atans1

Amos: Misled or misunderstood the law?

In Internet, Uncategorized on 07/05/2015 at 4:39 am

Today, Amos will stand trial and if he’s going to base his defence on his “right” of free speech, he should think again given that yesterday, a high court judge dismissed his application that the bail conditions, which forbid him from uploading or distributing any content online until his case has concluded, amounted to a gag order*.

It seems he believes in a constitutional right to suka suka say what he likes: Yee was remanded after the pre-trial conference, as he refused to set his blog posts to private. He had earlier flouted bail conditions by publishing two posts on his blog. His lawyer Alfred Dodwell said the teen feels very strongly that he has not done anything wrong with his posts.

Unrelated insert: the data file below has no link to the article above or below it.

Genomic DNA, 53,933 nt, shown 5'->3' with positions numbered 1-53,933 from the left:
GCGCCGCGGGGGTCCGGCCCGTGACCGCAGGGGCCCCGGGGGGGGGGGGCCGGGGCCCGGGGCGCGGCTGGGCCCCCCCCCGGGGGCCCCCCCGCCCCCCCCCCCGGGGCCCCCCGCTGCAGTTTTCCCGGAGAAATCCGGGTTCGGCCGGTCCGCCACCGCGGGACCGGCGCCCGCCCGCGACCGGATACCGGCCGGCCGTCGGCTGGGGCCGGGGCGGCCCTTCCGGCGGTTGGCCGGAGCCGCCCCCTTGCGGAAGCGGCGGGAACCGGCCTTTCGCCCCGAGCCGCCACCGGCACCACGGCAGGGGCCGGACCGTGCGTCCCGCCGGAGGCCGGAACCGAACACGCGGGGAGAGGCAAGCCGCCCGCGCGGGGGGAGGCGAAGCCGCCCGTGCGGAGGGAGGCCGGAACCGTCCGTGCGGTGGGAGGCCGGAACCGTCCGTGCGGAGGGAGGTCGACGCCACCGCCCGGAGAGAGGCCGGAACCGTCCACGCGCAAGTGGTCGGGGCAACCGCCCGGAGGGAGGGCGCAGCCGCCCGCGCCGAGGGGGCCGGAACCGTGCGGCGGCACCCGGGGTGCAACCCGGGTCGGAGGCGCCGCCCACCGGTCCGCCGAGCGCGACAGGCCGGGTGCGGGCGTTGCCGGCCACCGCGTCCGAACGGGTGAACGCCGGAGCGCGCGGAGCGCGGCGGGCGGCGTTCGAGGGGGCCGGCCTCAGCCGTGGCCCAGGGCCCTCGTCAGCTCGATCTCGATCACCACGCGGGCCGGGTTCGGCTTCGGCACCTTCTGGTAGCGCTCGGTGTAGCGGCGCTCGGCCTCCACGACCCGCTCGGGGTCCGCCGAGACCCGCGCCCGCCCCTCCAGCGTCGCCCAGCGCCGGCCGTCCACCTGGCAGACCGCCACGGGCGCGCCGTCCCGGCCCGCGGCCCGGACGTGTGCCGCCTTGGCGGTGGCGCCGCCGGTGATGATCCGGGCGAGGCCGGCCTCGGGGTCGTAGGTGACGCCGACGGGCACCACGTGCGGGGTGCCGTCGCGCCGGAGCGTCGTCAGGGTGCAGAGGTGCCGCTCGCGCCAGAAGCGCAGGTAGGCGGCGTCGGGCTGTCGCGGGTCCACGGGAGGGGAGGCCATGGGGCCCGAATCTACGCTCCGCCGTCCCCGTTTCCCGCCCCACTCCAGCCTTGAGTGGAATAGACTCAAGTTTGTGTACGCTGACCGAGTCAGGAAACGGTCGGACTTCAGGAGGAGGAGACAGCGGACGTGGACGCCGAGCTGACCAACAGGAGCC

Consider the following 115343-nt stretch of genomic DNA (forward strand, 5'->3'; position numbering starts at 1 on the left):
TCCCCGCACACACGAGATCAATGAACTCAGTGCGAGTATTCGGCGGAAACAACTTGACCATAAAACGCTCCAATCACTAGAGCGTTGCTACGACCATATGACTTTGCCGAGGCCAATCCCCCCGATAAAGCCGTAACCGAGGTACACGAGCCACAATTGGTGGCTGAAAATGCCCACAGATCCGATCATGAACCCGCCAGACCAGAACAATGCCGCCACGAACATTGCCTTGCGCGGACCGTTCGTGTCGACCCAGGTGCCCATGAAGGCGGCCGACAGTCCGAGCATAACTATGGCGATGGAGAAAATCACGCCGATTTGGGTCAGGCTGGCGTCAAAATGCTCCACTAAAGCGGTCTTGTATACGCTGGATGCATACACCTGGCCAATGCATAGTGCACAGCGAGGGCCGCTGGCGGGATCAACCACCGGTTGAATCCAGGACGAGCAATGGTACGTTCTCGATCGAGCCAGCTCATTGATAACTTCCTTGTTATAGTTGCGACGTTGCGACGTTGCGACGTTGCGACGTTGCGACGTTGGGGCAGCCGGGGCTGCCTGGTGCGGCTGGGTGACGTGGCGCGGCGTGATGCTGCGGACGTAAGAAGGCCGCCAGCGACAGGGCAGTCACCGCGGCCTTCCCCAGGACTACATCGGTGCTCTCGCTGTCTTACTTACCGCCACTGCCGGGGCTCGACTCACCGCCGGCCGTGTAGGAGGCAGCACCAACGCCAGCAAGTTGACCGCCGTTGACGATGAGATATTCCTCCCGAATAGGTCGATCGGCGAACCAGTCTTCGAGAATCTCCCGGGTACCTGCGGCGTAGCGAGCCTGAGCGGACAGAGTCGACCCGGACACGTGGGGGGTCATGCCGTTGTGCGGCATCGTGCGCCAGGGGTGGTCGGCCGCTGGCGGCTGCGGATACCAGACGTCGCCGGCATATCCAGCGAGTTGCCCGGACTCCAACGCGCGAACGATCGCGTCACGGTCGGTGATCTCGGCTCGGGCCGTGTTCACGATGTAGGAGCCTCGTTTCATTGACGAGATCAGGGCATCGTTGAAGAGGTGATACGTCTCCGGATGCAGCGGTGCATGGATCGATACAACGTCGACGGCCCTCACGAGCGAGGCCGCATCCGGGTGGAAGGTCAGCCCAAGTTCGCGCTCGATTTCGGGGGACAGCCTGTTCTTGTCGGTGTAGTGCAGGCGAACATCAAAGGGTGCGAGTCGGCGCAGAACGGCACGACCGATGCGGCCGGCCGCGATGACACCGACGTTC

“The Constitution does provide for a person to have the freedom of speech and expression, hence he feels very strongly that he is just doing that,” said Mr Dodwell**. (CNA last Friday).

Well M Ravi, Maruah and all the other ang moh tua kee kay pohs will be cheering Amos on (There’s a soccer match going on, the poor boy [Amos] is the ball, and the crowd watches in morbid fascination as the own-goals pile up on both sides. The new normal way to win, wrote a perceptive reader of this article https://atans1.wordpress.com/2015/04/21/amos-parents-finally-got-it-walk-the-talk-amoss-groupies/#comments).

Sadly for Amos, the constitution is pretty clear on the limits on free speech here.

(2)  Parliament may by law impose —

(a)
on the rights conferred by clause (1)(a), such restrictions as it considers necessary or expedient in the interest of the security of Singapore or any part thereof, friendly relations with other countries, public order or morality and restrictions designed to protect the privileges of Parliament or to provide against contempt of court, defamation or incitement to any offence;***